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NYCHA’s Green Thumb: New Affordable Housing Complex Opens With Rooftop Farm

East, Newsletter
Tuesday, February 26, 2013
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(Courtesy NYC Housing Development Corporation)

(Courtesy NYC Housing Development Corporation)

It has been a rocky few months for the New York City Housing Authority (NYCHA), but the battered agency finally has some good news to report. State officials announced the opening of the Arbor House, a 124-unit affordable housing complex, located in the Morrisania section of the Bronx, that is not only LEED Platinum certified, but also features a hydroponic farm on the roof that supplies residents and the surrounding community with fresh produce. Built from local and recycled materials, the 8-story building was designed by New York-based ABS Architecture and includes a living green wall installation in the lobby, air-filtration systems, and indoor and outdoor exercise areas.

Continue reading after the jump.

Chateau Hotel is Latest in Long Line of Chicago SROs At Risk

Midwest
Wednesday, January 30, 2013
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The Chateau Hotel in Chicago. (Chicago Crime Scenes / Flickr)

The Chateau Hotel in Chicago. (Chicago Crime Scenes / Flickr)

Single Room Occupancy hotels are a dying breed in Chicago. Notoriously undermanaged and generally unpopular among immediate neighbors, the majority of these base-service dwellings have been condemned or rehabbed into other residential uses over the past decade.

The fate of the Chateau Hotel, one of the last SRO hotels on Chicago’s North Side, looks to be leaning toward the latter.

Continue reading after the jump.

Video> Greg Lynn’s House of the Future Radically Redefines “Mobile Home”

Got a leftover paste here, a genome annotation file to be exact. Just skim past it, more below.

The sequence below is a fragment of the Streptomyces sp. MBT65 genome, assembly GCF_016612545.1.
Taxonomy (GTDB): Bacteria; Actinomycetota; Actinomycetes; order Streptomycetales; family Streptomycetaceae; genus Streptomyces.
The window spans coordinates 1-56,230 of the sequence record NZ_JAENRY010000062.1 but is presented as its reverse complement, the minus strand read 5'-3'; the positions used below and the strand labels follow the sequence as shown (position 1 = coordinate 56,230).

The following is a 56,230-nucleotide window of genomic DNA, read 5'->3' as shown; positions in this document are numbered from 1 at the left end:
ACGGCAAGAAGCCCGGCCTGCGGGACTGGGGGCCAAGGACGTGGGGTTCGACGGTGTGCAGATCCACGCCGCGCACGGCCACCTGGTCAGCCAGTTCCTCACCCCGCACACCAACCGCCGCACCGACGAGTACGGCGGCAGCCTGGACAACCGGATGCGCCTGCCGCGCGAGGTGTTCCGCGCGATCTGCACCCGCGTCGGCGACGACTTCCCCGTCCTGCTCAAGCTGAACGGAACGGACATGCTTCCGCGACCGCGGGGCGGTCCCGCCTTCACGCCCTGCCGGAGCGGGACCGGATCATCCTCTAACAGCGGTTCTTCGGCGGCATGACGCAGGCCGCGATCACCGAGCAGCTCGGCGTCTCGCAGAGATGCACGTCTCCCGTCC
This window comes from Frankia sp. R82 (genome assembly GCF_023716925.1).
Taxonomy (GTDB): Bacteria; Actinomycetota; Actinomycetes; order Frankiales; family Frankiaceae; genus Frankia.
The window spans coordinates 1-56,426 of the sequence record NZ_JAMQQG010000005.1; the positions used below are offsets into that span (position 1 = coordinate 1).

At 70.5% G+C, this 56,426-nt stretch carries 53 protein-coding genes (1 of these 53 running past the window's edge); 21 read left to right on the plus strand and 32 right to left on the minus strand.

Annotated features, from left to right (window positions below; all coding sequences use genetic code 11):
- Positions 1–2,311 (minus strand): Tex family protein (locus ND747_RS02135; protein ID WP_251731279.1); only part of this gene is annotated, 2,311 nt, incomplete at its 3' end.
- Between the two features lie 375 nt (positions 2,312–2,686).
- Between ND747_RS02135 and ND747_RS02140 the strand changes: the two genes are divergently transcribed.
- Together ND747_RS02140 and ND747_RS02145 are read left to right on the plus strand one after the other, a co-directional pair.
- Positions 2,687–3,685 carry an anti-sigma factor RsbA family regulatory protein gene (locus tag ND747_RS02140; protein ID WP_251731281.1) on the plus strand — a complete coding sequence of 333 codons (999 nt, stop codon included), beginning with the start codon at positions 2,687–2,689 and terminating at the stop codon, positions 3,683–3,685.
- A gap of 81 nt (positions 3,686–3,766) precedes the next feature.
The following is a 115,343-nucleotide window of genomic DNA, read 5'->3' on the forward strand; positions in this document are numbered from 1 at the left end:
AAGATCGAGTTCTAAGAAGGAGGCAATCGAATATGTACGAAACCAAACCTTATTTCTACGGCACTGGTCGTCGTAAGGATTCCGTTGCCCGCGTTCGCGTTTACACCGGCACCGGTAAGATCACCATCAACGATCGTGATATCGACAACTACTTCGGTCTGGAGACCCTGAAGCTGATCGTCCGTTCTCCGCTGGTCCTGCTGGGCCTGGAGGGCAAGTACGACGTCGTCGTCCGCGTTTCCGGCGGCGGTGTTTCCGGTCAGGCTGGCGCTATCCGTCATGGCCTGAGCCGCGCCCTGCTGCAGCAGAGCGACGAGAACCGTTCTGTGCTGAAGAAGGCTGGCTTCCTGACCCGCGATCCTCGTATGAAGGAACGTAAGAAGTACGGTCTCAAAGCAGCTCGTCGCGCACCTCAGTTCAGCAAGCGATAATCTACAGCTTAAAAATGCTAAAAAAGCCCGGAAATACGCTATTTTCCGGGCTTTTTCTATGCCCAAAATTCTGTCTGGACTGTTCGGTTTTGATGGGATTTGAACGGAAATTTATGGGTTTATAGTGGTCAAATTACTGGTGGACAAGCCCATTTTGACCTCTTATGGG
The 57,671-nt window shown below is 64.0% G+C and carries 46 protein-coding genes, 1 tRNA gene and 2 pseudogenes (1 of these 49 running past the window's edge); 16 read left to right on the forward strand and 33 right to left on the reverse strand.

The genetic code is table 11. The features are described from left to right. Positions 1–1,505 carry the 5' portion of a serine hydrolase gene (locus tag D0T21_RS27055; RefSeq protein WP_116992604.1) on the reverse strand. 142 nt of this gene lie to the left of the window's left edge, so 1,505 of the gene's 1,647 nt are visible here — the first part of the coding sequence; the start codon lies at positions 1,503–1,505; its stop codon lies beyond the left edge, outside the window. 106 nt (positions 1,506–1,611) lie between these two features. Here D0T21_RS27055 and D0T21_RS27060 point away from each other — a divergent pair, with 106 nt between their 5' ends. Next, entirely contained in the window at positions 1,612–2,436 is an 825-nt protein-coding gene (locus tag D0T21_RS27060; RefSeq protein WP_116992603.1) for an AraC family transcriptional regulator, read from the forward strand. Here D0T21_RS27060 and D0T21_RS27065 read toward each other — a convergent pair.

West
Friday, November 30, 2012
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At the recent Interieur 2012 Biennale in Kortrijk, Belgium, Venice, California-based Greg Lynn shared his vision of the future of housing: architecture that rotates to accommodate different uses. The model above, called “RV Prototype” (RV stands for Room Vehicle), part of the Biennale’s Future Primitives exhibition program exploring our future living environment, rotates via a robotic stepper drive and consists of a super-lightweight structure built with a carbon shell lined with a foam core.

As its name suggests, the proposal is just a scale prototype, but if enlarged and tricked out, Lynn argues it could contain living spaces on one side and a kitchen or bedroom on another, for example. All you have to do is spin.  The device is now on a boat returning to Los Angeles from Belgium. We’ll let you know when the future arrives—and where to store your forks and pillow when they’re upside down.

See Lynn’s sketches of the apparatus after the jump.

Flock Houses Land in New York’s Public Spaces

East
Friday, July 27, 2012
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A "Flock House" in DUMBO, Brooklyn. (Courtesy Mary Mattingly)

A “Flock House” in DUMBO, Brooklyn. (Courtesy Mary Mattingly)

“What if mobile, self-sufficient living units were the building blocks for future cities?” asked New York artist Mary Mattingly. She explored this question in her Flock House Project, experimenting with migratory living solutions through fantastical inhabitable installation art. The project is going on throughout the city this summer.

Mattingly’s series of four “Houses” have been traveling around the five boroughs since June. Individually titled the Microsphere, Terrapod, Chromasphere, and Cacoon, they are now on display at the Bronx Museum, Snug Harbor, the Maiden Lane Exhibition Space, and Omi Sculpture Park in Ghent, NY.

Continue reading after the jump.

Quick Clicks> Rethinking Housing, NYC’s Superfunds, Printed PCs, and a Big Box Makeover